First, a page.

Hmmm, which is more vital, electricity or water? Well, from the looks of my room, you would think the former!
I have one outlet in my whole room. ONE. This place was obviously built pre-war. From that one outlet, I have two power strips that connect to – deep breath – my TV, cable box, and DVD player, my sound system, air conditioning, laptop, my iPhone and iPod charger, internet modem, wifi box, lamp, printer, straightener, and hair dryer. Wow, listening all of them really does bring it home: modern life requires a lot of electricity.
Do I really need all of these things? Well, “need” is an interesting word. I didn’t think I needed a TV for the first couple months I was here. But Mad Men started, and i caved. I watch maybe an hour a week. Weak.
The printer? I wouldn’t need it if the businesses didn’t keep requiring us to print out proofs that we bought a ticket, etc.
And I don’t NEED a sound system. But I have it, and I use it. It was great in college for impromptu “get ready” parties before we went out. For that, a lap top just doesn’t do the trick. But now, my little dance parties are limited. In fact, no one will even trek up to the Upper West Side – well, in reality, Harlem – to meet me. And the hair straightener and hair dryer. Don’t even go there, honey. They are staying.
The thing is, even when all of these gadgets aren’t in use, they are sucking energy up. It’s called being a vampire appliance. That costs me money (and Vicki too, since we split the electric bill), as well as contributes just a little bit to my footprint. (Electricity is generated by coal-burning!)
So I’ve come up with a compromise. On one power strip is my internet modem, wifi box, and lamp. The other power strip is hooked up to everything else. (There aren’t enough plugs, so I alternate.) Ok, so whenever I leave the apartment, or I’m just not using anything, I turn that power strip off. Voila, nothing is sucking energy.
Now, what about water? I remember in middle school one progressively-minded teacher, between teaching us about rotating crops in developing countries, and desertification, had us add up how much water we use every day – for showers, washing dishes, washing hands, flushing the toilet, watering houseplants, and watering lawns. But what if we had to walk three miles to pull up a bucket of dirty water and bring it back to the house? We wouldn’t be so cavalier about flushing such a precious resource down the toilet. I’ve remembered that lesson, it’s always at the back of my mind. (Thanks Mrs. McKenna!)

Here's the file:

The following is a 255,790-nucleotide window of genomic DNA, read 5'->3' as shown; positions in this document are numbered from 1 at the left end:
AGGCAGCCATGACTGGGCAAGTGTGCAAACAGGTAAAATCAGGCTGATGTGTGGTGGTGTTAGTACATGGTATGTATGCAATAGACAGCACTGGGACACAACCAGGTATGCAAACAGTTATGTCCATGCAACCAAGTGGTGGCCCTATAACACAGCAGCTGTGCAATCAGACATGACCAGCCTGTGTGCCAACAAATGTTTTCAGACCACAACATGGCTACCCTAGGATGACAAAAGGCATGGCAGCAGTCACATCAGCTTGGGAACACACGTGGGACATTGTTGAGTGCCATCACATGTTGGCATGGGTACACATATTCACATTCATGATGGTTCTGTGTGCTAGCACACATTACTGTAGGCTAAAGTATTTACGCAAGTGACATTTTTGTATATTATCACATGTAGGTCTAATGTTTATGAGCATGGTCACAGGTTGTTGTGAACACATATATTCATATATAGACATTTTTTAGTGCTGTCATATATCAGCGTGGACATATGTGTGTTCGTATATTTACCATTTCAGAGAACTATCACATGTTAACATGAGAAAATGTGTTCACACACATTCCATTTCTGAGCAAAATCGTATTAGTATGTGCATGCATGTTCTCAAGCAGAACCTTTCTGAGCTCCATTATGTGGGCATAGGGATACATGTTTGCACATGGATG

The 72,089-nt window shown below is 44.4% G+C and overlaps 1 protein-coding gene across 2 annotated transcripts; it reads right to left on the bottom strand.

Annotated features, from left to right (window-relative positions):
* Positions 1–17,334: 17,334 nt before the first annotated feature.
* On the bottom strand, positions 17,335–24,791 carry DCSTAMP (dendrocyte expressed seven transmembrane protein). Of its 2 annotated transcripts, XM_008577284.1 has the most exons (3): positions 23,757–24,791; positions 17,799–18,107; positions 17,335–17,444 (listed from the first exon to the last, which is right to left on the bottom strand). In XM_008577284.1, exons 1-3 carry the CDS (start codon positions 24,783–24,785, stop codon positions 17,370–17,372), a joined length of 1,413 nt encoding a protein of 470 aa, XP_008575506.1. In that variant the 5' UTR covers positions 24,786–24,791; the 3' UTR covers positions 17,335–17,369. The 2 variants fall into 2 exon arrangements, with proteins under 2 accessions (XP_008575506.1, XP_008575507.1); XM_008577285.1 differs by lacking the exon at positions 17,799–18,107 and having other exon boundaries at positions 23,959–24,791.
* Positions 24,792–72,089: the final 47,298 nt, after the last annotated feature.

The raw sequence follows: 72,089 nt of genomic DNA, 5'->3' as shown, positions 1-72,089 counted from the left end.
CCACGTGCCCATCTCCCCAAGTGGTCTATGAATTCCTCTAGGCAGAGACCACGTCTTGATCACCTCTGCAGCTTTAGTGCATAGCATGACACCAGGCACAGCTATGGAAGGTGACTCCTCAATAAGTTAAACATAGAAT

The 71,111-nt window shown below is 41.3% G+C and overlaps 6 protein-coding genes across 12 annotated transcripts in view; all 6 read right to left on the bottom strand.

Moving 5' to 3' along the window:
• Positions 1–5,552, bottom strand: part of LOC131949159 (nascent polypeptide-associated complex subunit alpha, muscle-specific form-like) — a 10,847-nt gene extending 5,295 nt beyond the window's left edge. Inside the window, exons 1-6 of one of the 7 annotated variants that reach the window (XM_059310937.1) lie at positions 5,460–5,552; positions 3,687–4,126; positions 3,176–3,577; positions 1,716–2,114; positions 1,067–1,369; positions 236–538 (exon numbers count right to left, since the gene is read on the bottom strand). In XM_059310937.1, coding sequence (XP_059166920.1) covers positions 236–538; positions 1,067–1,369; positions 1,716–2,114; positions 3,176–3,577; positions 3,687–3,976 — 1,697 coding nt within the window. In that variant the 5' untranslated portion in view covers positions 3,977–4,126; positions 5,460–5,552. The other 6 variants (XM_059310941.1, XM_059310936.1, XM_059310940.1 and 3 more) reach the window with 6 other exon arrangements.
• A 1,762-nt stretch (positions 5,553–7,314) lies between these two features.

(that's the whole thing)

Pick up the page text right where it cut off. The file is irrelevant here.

So how do we conserve it? Good question. As far as I can tell, there are only a few ways to do so (if one wants to stay normal). One is to take less and shorter showers. Lately I’ve been washing my hair less. Ok, it’s not gross, I promise. The hair is healthier when it doesn’t get its oils stripped away everyday. There are even some people who have stopped washing their hair completely. They claim that after a few (very gross) weeks, the natural balance is restored. I won’t go that far. But every other day to keep it from looking icky is fine.
You can also take Navy showers. That’s where you get yourself wet, turn off the water, soap up, and then turn it back on to rinse off. It’s not has bad as it sounds, promise! And, while you’re showering, put a little bucket or glass in the shower to fill up and use to water your plants.
And you know another way to conserve water? Fill up a bottle of water and put it in your toilet tank. In fact, I’m gonna go do that right now!